Ellagic Acid Mitigates SNO-PDI Induced Aggregation of Parkinsonian Biomarkers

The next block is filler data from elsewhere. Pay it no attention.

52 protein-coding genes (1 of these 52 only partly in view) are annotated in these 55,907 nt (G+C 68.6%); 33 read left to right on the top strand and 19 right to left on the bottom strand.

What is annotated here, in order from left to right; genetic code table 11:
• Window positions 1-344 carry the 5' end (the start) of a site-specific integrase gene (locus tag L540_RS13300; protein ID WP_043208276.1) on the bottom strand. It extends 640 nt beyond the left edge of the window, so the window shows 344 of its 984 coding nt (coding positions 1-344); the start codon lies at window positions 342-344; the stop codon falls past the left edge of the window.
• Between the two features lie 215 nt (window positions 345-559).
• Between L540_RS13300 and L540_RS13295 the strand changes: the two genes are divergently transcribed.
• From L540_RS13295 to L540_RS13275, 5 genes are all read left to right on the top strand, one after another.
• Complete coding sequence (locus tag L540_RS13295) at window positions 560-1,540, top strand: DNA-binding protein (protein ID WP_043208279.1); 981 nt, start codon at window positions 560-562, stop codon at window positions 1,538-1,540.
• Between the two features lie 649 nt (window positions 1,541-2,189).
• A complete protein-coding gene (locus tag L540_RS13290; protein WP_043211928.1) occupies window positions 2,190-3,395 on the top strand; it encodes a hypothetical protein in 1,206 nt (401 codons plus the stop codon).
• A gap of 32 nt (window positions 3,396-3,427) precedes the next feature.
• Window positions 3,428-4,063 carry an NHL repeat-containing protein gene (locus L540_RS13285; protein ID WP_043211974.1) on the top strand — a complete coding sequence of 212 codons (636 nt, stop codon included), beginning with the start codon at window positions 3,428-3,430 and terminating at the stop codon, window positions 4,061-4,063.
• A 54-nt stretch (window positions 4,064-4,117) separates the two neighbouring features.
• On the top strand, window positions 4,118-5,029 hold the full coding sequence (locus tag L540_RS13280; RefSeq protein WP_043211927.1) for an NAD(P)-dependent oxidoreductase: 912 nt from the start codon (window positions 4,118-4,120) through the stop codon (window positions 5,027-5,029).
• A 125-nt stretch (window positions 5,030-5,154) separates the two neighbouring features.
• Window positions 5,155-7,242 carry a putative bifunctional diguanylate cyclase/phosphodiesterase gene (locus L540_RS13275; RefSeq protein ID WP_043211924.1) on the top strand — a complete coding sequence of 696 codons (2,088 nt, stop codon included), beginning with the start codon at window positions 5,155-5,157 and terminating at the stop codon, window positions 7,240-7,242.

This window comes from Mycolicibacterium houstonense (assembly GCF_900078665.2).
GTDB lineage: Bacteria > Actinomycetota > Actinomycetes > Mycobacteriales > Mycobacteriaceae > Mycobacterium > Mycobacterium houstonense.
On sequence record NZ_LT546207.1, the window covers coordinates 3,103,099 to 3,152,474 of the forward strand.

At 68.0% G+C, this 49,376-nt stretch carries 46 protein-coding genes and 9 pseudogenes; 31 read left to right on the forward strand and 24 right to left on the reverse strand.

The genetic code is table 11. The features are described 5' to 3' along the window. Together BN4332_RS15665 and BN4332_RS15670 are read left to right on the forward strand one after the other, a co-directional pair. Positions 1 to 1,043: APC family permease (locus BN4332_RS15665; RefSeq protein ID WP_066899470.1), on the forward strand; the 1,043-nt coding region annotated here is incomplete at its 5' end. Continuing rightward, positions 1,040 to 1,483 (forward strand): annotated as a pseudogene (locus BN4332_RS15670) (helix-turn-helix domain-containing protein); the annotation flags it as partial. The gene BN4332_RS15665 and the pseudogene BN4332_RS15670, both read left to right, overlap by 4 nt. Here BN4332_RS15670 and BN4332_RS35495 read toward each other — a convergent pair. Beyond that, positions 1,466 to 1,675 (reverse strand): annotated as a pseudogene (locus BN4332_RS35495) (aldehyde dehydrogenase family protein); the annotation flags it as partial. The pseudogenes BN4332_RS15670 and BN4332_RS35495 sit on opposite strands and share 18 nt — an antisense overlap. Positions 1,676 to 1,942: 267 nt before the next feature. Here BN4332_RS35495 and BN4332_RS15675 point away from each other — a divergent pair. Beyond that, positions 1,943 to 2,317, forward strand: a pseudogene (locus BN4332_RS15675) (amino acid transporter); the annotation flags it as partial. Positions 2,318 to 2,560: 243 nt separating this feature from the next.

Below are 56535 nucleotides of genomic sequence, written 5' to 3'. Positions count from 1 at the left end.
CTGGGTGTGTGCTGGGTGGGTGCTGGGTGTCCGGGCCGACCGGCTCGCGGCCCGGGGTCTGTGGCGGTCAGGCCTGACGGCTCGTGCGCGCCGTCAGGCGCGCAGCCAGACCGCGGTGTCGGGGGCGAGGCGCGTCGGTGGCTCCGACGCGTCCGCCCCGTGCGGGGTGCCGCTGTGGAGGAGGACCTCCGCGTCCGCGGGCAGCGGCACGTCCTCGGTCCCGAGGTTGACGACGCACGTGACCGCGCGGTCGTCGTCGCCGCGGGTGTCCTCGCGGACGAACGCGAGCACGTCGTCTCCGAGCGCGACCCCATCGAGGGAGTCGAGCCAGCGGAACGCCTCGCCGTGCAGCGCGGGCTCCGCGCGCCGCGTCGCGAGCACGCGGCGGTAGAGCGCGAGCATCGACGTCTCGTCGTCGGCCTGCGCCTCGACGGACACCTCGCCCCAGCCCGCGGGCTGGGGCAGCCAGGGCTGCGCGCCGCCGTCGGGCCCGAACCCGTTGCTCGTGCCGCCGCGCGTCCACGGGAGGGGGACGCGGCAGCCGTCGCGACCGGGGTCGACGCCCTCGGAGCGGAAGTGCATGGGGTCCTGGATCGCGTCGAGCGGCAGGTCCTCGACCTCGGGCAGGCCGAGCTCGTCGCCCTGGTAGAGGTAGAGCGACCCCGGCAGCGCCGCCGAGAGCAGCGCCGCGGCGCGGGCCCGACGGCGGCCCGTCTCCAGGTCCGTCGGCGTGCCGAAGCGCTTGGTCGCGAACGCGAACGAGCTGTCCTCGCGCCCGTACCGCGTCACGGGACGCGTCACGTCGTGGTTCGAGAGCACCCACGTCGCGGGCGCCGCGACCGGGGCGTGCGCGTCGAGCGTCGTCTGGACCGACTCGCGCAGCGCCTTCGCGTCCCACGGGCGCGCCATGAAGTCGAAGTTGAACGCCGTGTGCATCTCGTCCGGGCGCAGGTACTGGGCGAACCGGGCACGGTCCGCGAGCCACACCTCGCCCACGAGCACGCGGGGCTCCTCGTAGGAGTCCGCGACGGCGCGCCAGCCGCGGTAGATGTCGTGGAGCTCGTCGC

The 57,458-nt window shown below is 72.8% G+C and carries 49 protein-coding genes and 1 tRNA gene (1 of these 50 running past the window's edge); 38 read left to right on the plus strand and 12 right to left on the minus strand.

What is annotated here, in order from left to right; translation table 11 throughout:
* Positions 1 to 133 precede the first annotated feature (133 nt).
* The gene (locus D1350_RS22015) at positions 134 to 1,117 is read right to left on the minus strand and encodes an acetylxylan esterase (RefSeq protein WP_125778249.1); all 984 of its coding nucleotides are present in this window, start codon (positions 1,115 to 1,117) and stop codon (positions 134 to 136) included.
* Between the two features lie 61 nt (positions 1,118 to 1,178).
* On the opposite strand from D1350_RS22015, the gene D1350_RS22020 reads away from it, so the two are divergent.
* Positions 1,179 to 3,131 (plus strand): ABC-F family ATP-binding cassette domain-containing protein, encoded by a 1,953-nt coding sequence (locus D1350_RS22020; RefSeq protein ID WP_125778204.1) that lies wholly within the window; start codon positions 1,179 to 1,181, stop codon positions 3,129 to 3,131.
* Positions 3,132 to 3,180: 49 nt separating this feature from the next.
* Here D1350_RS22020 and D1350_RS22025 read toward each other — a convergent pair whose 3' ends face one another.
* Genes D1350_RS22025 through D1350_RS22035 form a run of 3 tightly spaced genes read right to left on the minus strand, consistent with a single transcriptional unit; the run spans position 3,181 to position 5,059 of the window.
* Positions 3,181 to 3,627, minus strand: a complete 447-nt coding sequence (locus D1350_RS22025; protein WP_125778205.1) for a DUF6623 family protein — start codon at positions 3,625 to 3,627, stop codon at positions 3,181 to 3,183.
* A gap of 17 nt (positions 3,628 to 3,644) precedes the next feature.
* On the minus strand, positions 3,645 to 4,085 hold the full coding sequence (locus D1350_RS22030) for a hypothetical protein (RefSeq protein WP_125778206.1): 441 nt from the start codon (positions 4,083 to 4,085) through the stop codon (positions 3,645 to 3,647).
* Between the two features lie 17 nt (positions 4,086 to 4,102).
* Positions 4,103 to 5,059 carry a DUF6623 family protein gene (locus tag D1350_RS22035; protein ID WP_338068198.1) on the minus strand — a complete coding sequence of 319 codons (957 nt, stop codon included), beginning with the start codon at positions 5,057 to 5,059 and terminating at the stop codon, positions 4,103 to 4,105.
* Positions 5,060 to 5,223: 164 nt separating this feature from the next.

Nitrosative stress mediated S-nitrosylation (SNO) of protein disulfide isomerase (PDI), a housekeeping oxidoreductase, has been implicated in the pathogenesis of sporadic Parkinson’s (PD) and Alzheimer’s (AD) diseases. Previous cell line studies have indicated that SNO-PDI formation provokes synphilin-1 aggregation, the minor Parkinsonian biomarker protein. Yet no work exists investigating whether SNO-PDI induces α-synuclein aggregation, the major Lewy body constituent associated with Parkinson’s pathogenesis. Here, we report that SNO-PDI formation is linked to the aggregation of α-synuclein and also provokes α-synuclein:synphilin-1 deposits (Lewy-body-like debris) normally found in the PD brain. Furthermore, we have examined the ability of a small molecule, 2,3,7,8-tetrahydroxy-chromeno[5,4,3-cde]chromene-5,10-dione (ellagic acid; EA) to scavenge NOx radicals and to protect cells from SNO-PDI formation via rotenone insult both, cell-based and cell-independent in vitro experiments. Furthermore, EA not only mitigates nitrosative-stress-induced aggregation of synphilin-1 but also α-synuclein and α-synuclein:synphilin-1 composites (Lewy-like neurites) in PC12 cells. Mechanistic analyses of the neuroprotective phenomena revealed that EA lowered rotenone-instigated reactive oxygen species (ROS) and reactive nitrogen species (RNS) in PC12 cells, imparted antiapoptotic tributes, and directly interfered with SNO-PDI formation. Lastly, we demonstrate that EA can bind human serum albumin (HSA). These results collectively indicate that small molecules can provide a therapeutic foothold for overcoming Parkinson’s through a prophylactic approach.